Every year for as far back as I can remember, my family has gathered for Passover. In my childhood, we had seders at my aunt and uncle’s house with my cousins Jody and Jeff. Then we all started doing a second seder together at our house. Every year, no matter what else was happening, we had seders. They were wild and chaotic and so much fun. Passover was my favorite holiday and was my first introduction to Jewish culture, history, and religion.
Once I married, the tradition shifted, but nevertheless, every year we had seders, one with my family at my parents’ house, one with my husband’s family either in New Jersey or the Bronx or later in Newton. They were all wild and chaotic and a great deal of fun.
Then we had grandchildren, and we began hosting one of the seders at our house, relieving my mother of the burdens of preparing the seder. We love hosting the seder, although the craziness beforehand and during makes me appreciate what all those who had hosted in the past were experiencing. Trying to convert our house to Passover dishes and pots and pans while also cooking some food ahead of time, renting tables and table cloths to accommodate the crowd, and then attempting to participate in the seder while also warming and serving food was a logistical challenge.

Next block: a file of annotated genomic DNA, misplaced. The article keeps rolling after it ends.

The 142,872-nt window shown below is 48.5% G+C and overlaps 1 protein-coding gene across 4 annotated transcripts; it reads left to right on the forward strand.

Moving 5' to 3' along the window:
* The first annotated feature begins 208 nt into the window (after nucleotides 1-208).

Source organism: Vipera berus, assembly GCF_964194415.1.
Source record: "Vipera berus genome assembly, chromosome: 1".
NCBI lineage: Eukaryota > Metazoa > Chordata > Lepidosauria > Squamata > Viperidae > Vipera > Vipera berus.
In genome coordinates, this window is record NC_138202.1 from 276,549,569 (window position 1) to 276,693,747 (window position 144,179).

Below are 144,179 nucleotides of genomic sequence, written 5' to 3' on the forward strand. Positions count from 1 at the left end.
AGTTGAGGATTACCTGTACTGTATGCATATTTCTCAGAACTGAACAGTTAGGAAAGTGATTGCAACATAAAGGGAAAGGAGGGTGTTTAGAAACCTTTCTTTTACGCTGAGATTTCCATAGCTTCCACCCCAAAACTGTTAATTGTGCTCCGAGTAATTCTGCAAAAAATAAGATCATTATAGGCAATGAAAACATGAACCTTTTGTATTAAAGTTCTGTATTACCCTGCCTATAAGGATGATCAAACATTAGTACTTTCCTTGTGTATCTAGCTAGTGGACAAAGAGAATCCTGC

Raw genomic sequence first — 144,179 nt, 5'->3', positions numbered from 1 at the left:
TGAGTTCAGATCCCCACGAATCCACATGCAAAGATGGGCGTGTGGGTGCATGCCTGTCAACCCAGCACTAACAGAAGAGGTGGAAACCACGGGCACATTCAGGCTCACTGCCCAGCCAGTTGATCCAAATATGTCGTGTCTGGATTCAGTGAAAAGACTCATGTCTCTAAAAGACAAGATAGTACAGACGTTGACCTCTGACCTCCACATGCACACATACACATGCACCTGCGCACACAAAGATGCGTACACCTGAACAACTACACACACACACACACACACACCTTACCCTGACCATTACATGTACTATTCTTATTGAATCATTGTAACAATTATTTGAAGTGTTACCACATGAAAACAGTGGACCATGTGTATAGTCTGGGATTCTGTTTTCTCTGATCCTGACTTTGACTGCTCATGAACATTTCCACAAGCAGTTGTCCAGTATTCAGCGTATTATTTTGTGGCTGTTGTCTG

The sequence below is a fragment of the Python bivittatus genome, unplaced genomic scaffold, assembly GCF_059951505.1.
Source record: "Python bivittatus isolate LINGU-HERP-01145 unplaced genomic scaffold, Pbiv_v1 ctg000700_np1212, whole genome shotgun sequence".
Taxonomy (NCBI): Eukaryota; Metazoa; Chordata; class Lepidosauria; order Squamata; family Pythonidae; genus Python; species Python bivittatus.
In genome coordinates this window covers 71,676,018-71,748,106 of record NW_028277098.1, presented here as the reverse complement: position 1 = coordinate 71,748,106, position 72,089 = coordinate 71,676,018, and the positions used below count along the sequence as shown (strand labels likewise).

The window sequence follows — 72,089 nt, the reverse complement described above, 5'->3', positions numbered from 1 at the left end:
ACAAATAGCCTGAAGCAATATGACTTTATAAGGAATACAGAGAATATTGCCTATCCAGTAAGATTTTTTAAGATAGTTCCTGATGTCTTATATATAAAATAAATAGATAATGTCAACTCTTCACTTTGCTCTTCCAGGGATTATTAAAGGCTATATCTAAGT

But seeing my family gathered together around our table made it all more than worthwhile.
So here we were, facing Passover during the social distancing brought on by the COVID-19 pandemic. How were we going to celebrate without being together? Would this be the first year ever in my memory that I would not be going to a seder? The thought saddened me, as I know it did for Jews all over the world.